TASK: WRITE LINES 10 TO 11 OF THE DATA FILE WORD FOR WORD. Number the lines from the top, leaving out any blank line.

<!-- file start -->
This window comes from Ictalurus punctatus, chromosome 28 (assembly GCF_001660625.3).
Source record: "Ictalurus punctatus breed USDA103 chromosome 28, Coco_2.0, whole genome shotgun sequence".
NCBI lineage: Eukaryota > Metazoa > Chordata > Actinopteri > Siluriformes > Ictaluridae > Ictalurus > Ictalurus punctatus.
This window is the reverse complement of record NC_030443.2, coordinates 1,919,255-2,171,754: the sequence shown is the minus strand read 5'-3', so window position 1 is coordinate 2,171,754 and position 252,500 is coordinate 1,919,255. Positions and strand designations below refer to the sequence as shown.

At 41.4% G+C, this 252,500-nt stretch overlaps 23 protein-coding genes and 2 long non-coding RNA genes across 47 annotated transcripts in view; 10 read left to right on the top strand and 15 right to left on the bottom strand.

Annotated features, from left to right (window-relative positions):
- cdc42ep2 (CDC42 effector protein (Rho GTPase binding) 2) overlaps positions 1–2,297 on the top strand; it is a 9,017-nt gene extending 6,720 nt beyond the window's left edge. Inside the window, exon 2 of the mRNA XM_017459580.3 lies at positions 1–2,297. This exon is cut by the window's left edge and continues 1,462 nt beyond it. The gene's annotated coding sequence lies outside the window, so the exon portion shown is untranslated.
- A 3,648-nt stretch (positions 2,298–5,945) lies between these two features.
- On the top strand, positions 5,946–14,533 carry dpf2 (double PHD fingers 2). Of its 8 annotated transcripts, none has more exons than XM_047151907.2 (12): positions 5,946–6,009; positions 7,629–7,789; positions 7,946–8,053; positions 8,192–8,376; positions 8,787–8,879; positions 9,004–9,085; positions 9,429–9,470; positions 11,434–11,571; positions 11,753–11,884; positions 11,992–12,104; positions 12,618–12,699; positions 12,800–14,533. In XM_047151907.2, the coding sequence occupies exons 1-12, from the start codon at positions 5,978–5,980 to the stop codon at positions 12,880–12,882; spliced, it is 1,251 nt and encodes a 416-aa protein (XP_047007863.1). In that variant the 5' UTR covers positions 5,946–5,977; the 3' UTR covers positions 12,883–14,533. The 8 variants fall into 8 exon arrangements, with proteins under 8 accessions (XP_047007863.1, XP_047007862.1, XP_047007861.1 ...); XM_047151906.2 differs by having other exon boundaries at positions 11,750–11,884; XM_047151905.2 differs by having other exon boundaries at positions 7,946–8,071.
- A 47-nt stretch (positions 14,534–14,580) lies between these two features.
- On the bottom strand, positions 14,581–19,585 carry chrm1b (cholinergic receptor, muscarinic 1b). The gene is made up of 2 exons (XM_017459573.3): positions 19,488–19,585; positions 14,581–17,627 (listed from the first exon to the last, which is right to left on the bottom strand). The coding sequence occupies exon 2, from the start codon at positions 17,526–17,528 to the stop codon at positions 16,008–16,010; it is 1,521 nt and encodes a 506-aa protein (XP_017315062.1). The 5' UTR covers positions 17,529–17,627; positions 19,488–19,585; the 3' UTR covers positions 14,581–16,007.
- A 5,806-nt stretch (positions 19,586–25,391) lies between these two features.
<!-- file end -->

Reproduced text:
- A 47-nt stretch (positions 14,534–14,580) lies between these two features.
- On the bottom strand, positions 14,581–19,585 carry chrm1b (cholinergic receptor, muscarinic 1b). The gene is made up of 2 exons (XM_017459573.3): positions 19,488–19,585; positions 14,581–17,627 (listed from the first exon to the last, which is right to left on the bottom strand). The coding sequence occupies exon 2, from the start codon at positions 17,526–17,528 to the stop codon at positions 16,008–16,010; it is 1,521 nt and encodes a 506-aa protein (XP_017315062.1). The 5' UTR covers positions 17,529–17,627; positions 19,488–19,585; the 3' UTR covers positions 14,581–16,007.